The director of Puerto Rico's power company resigned on Friday amid ongoing blackouts and scrutiny of a contract awarded to a small Montana-based company to help rebuild the electric grid destroyed by Hurricane Maria.

Puerto Rico's Electric Power Authority (PREPA) said Ricardo Ramos presented his letter of resignation to the company's board effective immediately. Officials said Ramos would soon provide additional information.

Gov. Ricardo Rossello briefly told reporters that Ramos is a professional who worked hard to bring power back to Puerto Rico, but that "there were a series of distractions, and a decision was taken to go in another direction."

"That resignation was taken … in the best interest of the people of Puerto Rico," he said, adding that an interim director would soon be appointed.

Ramos testified before a U.S. Senate committee earlier this week about a $300 million contract awarded to Whitefish Energy Holdings that has since been cancelled. The contract is undergoing a local and federal audit.

Prior to the announcement of Ramos's resignation, local newspaper El Vocero had reported on Friday that Ramos had awarded a nearly $100,000 US contract to an attorney for consulting work just days after Hurricane Irma brushed past Puerto Rico. It was the same attorney Ramos previously had tried to appoint as sub-director of the power company. Rossello said that contract also will be reviewed.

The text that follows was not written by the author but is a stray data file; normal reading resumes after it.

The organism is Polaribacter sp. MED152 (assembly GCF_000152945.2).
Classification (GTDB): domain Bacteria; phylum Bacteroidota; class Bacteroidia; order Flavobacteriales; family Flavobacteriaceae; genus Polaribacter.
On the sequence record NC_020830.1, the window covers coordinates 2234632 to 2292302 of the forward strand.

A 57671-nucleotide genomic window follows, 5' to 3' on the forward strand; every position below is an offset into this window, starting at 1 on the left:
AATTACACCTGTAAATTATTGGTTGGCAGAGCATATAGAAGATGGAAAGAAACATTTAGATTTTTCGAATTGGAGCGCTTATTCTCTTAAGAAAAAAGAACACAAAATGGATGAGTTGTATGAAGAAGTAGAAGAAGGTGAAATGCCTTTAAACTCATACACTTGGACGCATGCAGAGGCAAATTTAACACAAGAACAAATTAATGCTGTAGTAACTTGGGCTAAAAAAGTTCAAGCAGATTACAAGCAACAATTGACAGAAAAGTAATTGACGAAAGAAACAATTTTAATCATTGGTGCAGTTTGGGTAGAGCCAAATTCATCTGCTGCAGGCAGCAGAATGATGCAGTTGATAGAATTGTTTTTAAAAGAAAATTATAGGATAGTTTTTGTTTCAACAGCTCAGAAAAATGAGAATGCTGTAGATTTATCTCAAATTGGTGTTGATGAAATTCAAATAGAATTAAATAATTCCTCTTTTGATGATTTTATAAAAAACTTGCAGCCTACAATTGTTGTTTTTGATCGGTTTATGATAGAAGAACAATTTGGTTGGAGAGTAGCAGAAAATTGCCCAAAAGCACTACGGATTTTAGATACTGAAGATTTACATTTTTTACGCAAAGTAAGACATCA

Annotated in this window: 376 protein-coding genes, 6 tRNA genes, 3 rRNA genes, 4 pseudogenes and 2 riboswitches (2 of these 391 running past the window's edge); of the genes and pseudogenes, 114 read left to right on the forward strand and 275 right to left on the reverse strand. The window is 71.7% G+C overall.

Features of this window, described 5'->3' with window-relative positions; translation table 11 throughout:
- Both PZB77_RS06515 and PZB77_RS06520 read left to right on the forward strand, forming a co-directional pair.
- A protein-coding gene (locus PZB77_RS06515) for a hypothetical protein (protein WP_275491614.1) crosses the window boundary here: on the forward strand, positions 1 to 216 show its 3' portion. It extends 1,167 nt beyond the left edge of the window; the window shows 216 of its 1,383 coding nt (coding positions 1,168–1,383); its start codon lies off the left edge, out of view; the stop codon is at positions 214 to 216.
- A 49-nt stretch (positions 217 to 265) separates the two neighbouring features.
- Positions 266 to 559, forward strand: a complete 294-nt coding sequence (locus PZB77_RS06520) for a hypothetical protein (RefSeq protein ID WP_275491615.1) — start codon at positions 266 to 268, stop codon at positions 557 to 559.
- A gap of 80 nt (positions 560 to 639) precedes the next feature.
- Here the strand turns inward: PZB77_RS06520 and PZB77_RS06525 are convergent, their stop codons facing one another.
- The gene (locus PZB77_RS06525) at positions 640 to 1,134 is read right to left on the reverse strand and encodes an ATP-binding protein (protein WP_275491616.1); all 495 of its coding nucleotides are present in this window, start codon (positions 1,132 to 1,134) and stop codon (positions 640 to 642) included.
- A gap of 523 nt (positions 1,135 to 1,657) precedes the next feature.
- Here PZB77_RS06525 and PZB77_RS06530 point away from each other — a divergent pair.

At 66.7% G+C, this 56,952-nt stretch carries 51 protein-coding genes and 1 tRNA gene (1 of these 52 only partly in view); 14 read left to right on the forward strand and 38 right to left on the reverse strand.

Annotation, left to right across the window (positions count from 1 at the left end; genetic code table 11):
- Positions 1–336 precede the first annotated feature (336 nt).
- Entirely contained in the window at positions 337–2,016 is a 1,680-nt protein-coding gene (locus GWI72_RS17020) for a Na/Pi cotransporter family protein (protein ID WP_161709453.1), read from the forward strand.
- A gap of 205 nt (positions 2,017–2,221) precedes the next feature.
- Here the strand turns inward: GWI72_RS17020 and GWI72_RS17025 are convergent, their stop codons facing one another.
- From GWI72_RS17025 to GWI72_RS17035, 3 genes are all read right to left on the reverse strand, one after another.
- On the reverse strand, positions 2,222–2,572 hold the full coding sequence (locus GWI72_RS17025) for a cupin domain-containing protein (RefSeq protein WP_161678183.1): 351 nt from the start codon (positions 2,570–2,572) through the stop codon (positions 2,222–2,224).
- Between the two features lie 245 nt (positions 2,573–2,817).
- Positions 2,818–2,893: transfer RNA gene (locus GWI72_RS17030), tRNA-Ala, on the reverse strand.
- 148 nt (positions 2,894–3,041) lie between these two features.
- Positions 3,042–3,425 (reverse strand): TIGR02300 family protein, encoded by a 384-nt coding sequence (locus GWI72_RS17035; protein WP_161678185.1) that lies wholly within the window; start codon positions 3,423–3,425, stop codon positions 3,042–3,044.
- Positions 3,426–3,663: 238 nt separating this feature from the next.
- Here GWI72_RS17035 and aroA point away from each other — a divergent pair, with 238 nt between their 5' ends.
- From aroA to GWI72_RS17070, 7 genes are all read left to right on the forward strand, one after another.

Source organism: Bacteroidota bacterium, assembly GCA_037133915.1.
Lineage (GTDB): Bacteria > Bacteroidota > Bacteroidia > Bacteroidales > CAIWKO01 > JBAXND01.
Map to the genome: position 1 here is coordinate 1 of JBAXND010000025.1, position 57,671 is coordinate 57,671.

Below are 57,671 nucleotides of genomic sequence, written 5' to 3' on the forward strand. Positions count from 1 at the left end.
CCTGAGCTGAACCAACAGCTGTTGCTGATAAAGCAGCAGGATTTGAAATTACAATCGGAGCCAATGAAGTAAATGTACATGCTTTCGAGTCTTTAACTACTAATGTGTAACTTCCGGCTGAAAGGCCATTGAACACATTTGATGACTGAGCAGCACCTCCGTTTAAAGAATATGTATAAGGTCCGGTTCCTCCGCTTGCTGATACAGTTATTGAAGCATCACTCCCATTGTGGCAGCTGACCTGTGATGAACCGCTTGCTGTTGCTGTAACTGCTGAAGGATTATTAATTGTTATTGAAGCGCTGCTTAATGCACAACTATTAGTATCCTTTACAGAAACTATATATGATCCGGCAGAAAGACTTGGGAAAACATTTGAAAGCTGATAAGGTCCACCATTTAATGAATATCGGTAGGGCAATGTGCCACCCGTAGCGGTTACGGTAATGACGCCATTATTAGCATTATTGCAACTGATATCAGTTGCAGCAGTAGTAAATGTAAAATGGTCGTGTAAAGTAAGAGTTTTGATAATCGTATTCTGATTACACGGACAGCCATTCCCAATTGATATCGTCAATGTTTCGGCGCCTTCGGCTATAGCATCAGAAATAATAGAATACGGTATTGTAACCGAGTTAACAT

Ramos said in a Facebook post published on Friday before his resignation that the contract was legitimate.

"Absolutely nothing was done outside the law," he said.

PUERTO RICO Cars drive under a partially collapsed utility pole

Cars drive under a partially collapsed utility pole, after the island was hit by Hurricane Maria in September, in Naguabo, Puerto Rico, on Oct. 20.

More than 20 of Puerto Rico's 78 municipalities remain without power nearly two months after Maria hit the U.S. territory as a Category 4 hurricane. A major blackout occurred on Wednesday just as the government had announced it had reached 50 per cent of power generation. Two more large blackouts have since been reported as crews work to restore power.

Ramos said the recent blackouts were a result of problems ranging from overgrown vegetation to fuel not being supplied on time.

Rossello has said he anticipates 80 per cent power generation by end of November and 95 per cent by mid-December. However, the U.S. Corps of Engineers has said it expects 75 per cent power generation by end of January.